Which metadata?


Lately I’ve been getting indications of something very good. People are actually reading the metadata. This is great! I don’t know how many times I’ve heard someone dragging their feet when creating metadata and claiming that “nobody every reads metadata”. However, having lots of options for custom data sets in Digital Coast, particularly the Data Access Viewer (DAV), is now causing us problems with metadata clarity. How do I know people read metadata? Because they tell me when it’s wrong. Today I’m going to talk about how the metadata flows and which metadata to pay attention to.

Metadata on InPort

We’re now storing the Digital Coast metadata on the InPort system. The metadata that’s there reflects the data as it exists for custom processing in the DAV. For lidar point cloud data, that’s going to be geographic coordinates and ellipsoid heights. For imagery and DEMs it’s going to be whatever coordinate system the data originated in and, for DEMs, probably an orthometric vertical datum. This is the metadata you’re most likely to come across on the web. It reflects the starting point for anything you might ask to be done. It obviously can’t reflect the ending point because we don’t know what you’ll want yet. The metadata link in the DAV app is pointing to this version.

Bulk Download

On the details page that you get by clicking a data set title in DAV, you’ll find a link to bulk download. For everything but lidar point clouds, this will be the same data files that are used for the DAV system and the metadata you’ll find there will be the same as it was on the InPort system. However, the point clouds are a little different. Few people want the point clouds in ellipsoid heights, so they’ve been transformed to orthometric heights. The index.html file will clearly state that and the metadata you find with the data will also show an orthometric datum and the processes used to get there.

Custom Data

If you do request some data through the DAV app, you are very likely to change some aspects about the data. That could be the projection, the file format, the horizontal or vertical datum, subsetting the data, or a number of other things, particularly for the point clouds. In that case, you’ll need to pay attention to the metadata file that comes in your zip file of data. This is typically an xml file, but there may be an html version of it too. We start from that metadata in the InPort system and change fields in the metadata to reflect what you asked for and add a process step to describe the changes. However, we don’t try to change things in the middle of a big block of text such as the abstract.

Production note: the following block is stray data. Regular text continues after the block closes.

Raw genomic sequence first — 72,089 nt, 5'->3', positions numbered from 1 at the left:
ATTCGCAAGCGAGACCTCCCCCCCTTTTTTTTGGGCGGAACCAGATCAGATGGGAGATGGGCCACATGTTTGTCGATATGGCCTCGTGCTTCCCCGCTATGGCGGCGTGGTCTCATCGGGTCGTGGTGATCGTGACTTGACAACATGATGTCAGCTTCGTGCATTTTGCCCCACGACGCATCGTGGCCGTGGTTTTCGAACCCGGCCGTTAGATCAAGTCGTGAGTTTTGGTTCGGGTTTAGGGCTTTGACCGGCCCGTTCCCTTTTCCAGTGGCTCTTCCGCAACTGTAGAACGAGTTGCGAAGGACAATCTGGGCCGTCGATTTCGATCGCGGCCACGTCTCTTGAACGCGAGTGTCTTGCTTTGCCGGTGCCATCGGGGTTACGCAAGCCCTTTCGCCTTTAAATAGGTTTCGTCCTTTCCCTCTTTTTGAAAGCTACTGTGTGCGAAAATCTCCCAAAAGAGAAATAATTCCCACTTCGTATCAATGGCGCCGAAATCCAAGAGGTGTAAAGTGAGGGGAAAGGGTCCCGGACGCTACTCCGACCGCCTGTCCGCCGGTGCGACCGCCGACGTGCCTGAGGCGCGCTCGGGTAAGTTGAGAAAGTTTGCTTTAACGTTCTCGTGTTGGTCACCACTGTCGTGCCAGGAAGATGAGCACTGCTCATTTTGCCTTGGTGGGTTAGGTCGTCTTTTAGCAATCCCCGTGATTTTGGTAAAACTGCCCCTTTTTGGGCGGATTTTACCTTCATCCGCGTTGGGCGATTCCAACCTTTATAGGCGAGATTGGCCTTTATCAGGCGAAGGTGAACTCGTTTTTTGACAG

Lingering Issues

As with everything automated, things aren’t always perfect. The InPort system currently lacks a place to put the georeferencing. Apparently that made sense to someone. It’s getting fixed. In the meantime, we’ve tacked the original georeferencing information onto the supplemental information. Unfortunately, that spot is a little too prominent and it makes it look like that’s what the data is, even if you asked for and got something different through the DAV. We’re working on it and hope to fix some of that. In the meantime, keep reading that metadata!

Kirk Waters

I’m a physical scientist at the NOAA Office for Coastal Management. In my spare time, when I’m not torturing co-workers, I try to fit in some technical work on lidar processing and distribution. I also try to figure out ways to improve the Digital Coast’s data offerings in general. Somewhere in the back of my head there are still a few brain cells that remember satellite ocean color, oceanographic field work, and something about the ozone hole.

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